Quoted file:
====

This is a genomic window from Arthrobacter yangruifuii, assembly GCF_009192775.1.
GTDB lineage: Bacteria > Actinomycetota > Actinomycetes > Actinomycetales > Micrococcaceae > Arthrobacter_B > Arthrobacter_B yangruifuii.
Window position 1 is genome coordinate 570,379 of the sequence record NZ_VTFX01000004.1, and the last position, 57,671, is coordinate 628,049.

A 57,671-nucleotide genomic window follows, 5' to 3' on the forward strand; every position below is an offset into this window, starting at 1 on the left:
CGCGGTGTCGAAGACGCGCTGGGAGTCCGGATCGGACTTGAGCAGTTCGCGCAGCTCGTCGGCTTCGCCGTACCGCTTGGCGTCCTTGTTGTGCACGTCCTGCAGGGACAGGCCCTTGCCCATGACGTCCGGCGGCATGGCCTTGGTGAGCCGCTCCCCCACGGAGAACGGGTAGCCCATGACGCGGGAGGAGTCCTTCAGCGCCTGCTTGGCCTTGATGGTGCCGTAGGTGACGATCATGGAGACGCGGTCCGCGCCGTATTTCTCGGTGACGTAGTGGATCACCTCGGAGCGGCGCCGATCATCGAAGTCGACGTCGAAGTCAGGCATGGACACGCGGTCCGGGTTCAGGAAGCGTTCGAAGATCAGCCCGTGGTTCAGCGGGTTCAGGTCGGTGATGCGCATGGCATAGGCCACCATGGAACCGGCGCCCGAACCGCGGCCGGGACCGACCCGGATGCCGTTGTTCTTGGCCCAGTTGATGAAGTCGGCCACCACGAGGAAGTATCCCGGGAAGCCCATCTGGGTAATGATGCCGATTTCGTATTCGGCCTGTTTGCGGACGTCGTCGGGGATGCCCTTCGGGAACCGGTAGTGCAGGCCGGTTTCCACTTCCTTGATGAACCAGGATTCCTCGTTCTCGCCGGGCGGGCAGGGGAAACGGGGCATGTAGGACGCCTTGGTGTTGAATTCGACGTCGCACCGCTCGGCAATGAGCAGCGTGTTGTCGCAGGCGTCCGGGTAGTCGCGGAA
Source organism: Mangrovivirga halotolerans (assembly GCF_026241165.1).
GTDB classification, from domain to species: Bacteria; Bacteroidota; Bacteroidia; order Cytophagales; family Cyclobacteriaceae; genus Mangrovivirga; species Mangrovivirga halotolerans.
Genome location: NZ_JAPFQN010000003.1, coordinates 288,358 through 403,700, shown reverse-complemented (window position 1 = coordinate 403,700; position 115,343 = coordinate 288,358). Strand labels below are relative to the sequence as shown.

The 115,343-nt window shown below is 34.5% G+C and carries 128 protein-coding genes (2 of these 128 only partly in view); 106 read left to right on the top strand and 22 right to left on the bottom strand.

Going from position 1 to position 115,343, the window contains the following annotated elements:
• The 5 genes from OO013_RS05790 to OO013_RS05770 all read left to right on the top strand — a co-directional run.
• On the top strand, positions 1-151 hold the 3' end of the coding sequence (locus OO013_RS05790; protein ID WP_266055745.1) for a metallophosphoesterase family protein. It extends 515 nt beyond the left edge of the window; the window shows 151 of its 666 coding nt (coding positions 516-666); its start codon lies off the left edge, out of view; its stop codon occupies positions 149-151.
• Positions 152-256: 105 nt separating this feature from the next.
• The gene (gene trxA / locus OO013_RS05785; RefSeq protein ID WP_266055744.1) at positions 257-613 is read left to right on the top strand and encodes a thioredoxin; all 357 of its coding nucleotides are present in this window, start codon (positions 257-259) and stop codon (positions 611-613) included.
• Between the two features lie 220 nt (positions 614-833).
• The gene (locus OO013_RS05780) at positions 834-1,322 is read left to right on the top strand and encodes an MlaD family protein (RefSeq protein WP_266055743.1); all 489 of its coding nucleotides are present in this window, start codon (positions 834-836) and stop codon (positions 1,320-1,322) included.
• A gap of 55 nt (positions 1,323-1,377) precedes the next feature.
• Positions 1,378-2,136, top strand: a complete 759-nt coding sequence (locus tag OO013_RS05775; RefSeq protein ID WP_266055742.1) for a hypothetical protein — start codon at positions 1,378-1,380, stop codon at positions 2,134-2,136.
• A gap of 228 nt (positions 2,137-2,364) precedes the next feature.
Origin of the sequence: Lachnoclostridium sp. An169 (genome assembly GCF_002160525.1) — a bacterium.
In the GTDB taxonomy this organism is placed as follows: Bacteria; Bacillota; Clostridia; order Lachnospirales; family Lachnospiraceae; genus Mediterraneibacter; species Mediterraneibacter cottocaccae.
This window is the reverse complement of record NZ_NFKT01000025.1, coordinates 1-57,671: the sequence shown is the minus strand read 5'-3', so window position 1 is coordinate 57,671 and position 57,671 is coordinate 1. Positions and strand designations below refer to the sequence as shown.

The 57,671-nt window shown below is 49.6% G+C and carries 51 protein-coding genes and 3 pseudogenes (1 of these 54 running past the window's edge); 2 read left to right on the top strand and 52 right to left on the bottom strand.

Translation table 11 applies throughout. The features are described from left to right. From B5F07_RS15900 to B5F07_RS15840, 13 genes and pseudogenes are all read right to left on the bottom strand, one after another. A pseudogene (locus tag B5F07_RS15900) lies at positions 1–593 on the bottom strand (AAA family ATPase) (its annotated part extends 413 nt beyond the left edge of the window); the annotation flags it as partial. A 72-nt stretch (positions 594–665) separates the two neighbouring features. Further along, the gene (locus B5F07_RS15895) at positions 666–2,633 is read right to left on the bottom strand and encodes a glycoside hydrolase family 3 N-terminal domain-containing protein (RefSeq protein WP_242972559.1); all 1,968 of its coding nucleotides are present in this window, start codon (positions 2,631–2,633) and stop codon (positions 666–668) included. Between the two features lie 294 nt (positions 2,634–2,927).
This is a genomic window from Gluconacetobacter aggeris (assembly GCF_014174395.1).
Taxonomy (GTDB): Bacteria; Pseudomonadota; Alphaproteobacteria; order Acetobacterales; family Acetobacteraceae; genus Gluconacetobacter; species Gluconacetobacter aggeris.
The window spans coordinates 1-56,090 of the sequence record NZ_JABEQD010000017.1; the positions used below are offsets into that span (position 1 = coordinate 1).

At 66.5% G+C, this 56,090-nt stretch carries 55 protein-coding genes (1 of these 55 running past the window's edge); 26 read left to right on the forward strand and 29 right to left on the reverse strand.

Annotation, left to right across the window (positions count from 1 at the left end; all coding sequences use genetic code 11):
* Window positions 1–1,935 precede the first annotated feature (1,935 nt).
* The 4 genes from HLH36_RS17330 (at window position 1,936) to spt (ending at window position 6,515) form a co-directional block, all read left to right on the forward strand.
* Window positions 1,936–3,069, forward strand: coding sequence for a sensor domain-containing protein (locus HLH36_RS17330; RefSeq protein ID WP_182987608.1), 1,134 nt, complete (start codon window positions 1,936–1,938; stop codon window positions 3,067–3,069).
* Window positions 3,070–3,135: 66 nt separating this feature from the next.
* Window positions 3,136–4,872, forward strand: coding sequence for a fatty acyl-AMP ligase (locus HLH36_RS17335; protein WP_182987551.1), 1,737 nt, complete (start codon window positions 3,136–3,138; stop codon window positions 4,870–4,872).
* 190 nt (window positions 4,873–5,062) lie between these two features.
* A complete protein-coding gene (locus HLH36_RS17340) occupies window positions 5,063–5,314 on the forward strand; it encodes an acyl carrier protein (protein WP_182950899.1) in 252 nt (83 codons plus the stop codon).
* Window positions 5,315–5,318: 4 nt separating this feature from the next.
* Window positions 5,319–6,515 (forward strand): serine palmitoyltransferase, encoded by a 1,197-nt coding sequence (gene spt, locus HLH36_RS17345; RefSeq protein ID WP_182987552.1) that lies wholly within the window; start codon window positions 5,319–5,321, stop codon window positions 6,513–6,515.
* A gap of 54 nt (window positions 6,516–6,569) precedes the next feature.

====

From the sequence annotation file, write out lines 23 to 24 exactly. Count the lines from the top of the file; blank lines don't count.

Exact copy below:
The 57,671-nt window shown below is 49.6% G+C and carries 51 protein-coding genes and 3 pseudogenes (1 of these 54 running past the window's edge); 2 read left to right on the top strand and 52 right to left on the bottom strand.

Translation table 11 applies throughout. The features are described from left to right. From B5F07_RS15900 to B5F07_RS15840, 13 genes and pseudogenes are all read right to left on the bottom strand, one after another. A pseudogene (locus tag B5F07_RS15900) lies at positions 1–593 on the bottom strand (AAA family ATPase) (its annotated part extends 413 nt beyond the left edge of the window); the annotation flags it as partial. A 72-nt stretch (positions 594–665) separates the two neighbouring features. Further along, the gene (locus B5F07_RS15895) at positions 666–2,633 is read right to left on the bottom strand and encodes a glycoside hydrolase family 3 N-terminal domain-containing protein (RefSeq protein WP_242972559.1); all 1,968 of its coding nucleotides are present in this window, start codon (positions 2,631–2,633) and stop codon (positions 666–668) included. Between the two features lie 294 nt (positions 2,634–2,927).